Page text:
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NWT chapter holds forum on the TPP and Indigenous rights

Photo by David P. Ball/ The Tyee.

The Council of Canadians Northwest Territories chapter held a public forum on the Trans-Pacific Partnership (TPP) and Indigenous rights last night.

The chapter’s website notes, “Brenda Sayers, the BC First Nation councillor who led the court challenge against the Canada-China investor promotion and protection agreement will speak on the dangers of the TPP on October 12 in Yellowknife. Ms. Sayers led the court challenge on behalf of Hupacasath First Nation. Since then she has represented the Union of British Columbia Indian Chiefs in promoting and defending Indigenous rights by combatting the possible adoption of the TPP and other corporate rights deals such as the Canada-European Union Comprehensive Economic and Trade Agreement (CETA).”

Sayers says, “The TPP and associated processes usurp the ability of public and First Nations governments to legislate progressive environmental, social and economic measures. They threaten Indigenous title and treaty rights. They can result in the assignment of damage payments to foreign companies for any action which influences their corporate profits. They are an outrageous infringement of the democratic authority of Parliament and the  sovereignty of Indigenous nations, and they must be stopped.”

A backgrounder from the chapter also notes, “The TPP and associated processes threaten Aboriginal rights, title, and treaty rights. Advocates of the rights of First Nations are extremely concerned the Government of Canada signed the TPP without consultation or consideration of the constitutionally protected, judicially recognized, and internationally enshrined rights of Indigenous peoples. Trade agreements, such as the many foreign investment promotion and protection agreements, prioritize corporate rights over Aboriginal and citizens’ rights.”

Specifically the chapter highlights, “The Investor State Dispute Settlement (ISDS) provisions of these agreements usurp the ability of First Nations and public governments to legislate progressive environmental, social and economic measures by threatening the assignment of damages for any action which influences corporate profits. For example, if First Nations or public governments pass laws which increase costs of environmental protection, or increase wage and benefit costs, foreign firms with existing businesses can sue for damages resulting from the loss of profits.  Disputes are heard by appointed tribunals, with no recourse to judicial appeal.”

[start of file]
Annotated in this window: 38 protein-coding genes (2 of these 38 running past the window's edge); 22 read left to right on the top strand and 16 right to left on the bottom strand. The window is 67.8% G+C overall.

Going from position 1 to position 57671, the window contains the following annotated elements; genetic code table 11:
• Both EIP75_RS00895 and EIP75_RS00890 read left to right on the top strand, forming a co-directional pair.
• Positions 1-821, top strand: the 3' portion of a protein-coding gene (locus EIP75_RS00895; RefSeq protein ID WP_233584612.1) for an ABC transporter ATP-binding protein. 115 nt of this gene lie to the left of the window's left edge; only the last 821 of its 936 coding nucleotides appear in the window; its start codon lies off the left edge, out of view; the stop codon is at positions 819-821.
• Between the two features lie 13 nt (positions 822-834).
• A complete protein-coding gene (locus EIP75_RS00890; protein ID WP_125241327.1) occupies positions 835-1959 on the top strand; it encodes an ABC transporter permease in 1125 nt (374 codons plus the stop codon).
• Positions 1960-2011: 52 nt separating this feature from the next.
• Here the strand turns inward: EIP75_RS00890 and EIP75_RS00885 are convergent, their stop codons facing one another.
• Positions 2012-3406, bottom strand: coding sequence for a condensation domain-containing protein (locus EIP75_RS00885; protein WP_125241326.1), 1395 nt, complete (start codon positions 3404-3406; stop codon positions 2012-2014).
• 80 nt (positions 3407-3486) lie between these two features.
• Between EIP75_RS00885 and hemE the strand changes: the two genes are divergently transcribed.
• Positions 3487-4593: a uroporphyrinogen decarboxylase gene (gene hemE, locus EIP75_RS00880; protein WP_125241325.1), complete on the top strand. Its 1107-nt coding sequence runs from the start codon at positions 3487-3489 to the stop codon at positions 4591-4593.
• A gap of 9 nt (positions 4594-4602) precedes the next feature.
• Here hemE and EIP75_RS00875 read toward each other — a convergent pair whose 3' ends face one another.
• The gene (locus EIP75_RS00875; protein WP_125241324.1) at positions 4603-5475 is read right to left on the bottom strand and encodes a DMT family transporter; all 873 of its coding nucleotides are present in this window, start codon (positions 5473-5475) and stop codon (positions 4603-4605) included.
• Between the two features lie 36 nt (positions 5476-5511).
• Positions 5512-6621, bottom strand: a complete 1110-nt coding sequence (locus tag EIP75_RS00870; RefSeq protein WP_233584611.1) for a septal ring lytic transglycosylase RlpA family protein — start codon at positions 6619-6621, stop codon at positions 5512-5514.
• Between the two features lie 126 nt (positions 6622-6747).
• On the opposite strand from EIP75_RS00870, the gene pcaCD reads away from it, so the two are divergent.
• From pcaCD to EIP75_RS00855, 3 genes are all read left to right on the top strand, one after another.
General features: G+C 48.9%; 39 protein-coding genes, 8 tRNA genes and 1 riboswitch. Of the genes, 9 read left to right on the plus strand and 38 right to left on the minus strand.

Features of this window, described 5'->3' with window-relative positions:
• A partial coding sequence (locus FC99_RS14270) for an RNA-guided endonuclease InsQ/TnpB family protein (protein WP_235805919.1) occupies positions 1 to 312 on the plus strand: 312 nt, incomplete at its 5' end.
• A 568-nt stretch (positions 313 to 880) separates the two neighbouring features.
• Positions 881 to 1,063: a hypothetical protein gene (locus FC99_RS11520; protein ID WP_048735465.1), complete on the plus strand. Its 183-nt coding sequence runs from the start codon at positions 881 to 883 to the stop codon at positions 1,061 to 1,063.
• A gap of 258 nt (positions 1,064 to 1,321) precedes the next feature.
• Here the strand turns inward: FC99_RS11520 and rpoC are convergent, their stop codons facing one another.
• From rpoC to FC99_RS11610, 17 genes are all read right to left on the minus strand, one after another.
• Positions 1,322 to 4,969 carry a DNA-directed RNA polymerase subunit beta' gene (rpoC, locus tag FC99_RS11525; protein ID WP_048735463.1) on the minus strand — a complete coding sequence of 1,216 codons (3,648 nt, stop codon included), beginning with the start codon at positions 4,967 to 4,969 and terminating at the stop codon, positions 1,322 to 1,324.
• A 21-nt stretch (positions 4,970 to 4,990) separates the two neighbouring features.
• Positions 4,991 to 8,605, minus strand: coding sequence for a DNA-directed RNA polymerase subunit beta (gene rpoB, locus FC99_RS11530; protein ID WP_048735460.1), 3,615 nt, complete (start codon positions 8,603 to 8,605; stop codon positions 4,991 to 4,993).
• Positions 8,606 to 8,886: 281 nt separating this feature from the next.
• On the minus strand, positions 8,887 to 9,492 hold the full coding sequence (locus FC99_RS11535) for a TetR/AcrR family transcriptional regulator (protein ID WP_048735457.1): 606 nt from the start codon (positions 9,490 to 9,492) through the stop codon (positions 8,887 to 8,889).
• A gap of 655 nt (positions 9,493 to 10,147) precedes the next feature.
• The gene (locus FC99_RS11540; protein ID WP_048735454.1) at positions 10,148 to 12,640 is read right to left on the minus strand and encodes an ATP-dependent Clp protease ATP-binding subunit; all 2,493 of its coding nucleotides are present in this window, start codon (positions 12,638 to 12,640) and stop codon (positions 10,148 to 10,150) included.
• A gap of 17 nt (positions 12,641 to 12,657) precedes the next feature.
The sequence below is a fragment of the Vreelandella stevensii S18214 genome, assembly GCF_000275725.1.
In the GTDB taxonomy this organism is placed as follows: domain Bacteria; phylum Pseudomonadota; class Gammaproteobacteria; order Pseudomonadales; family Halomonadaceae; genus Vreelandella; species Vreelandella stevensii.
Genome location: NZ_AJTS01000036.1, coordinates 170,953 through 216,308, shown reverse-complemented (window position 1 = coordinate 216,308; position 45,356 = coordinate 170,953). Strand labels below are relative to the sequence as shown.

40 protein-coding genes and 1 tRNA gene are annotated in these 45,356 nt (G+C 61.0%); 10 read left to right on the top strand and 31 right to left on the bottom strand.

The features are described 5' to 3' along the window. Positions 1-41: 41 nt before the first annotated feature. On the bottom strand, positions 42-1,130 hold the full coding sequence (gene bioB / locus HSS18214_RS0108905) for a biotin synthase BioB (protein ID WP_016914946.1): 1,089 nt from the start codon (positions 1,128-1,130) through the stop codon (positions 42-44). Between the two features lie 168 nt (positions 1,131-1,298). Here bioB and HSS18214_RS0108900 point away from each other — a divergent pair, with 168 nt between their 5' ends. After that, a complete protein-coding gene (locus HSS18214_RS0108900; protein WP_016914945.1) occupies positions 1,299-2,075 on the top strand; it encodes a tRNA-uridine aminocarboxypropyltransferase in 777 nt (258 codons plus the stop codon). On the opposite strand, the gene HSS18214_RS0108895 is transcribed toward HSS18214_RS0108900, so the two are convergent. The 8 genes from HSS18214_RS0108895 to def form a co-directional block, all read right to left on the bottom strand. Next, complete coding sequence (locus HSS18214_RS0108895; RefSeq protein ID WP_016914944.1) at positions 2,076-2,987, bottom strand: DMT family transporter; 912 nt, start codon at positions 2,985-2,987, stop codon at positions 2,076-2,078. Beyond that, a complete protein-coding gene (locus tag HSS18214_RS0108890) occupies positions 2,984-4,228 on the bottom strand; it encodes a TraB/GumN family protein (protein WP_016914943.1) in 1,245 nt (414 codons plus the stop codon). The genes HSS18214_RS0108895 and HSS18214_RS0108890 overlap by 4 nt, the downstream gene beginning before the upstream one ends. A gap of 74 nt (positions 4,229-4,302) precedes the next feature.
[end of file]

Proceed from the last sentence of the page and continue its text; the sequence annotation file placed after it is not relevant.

This morning Sayers will be speaking at a social studies class at Sir John Franklin high school, she then has a to-be-confirmed meeting with Yellowknife’s mayor and a councillor, and then a teach-in with the Common Front in the NWT, which brings together more than 20 organizations.

In February of this year, the United Nations Special Rapporteur for Indigenous Rights Victoria Tauli-Corpuz said the TPP threatens Indigenous rights.

Telesur reports, “According to Tauli-Corpuz, the major issue with the TPP is ‘the clause of non-discrimination between a local and an international investor [which] grants more rights to transnational firms, often at the expense of indigenous rights’. This is a crucial issue, she argued, as most of the remaining natural resources available on earth are located on indigenous lands — because protecting them is part of the indigenous culture, or because they are located on remote lands.”

When Canadian trade minister Chrystia Freeland travelled to Auckland to sign the TPP on February 4, a media release from Indigenous peoples in New Zealand stated, “Tangata whenua [a Māori term for the indigenous peoples of New Zealand] are strongly opposed to the signing of the [TPP]… The New Zealand government has by-passed indigenous involvement at every level. This complete lack of consultation also contravenes the UN Declaration on the Rights of Indigenous Peoples and this government has no right to sign this trade deal without our free, prior and informed consent. Similar free trade agreements have had a devastating impact on the rights and lives of Indigenous peoples around the world. Indigenous peoples have been criminalised and rights to their lands and resource have been ignored.”

The Council of Canadians has called on the Trudeau government to hold consultations on the TPP with Indigenous peoples in Canada. We believe in a nation-to-nation relationship with First Nations peoples based on recognition of their right to full, prior and informed consent. That includes full consultation and consent to “free trade” agreements like the Trans-Pacific Partnership that impact on their rights as nations and peoples.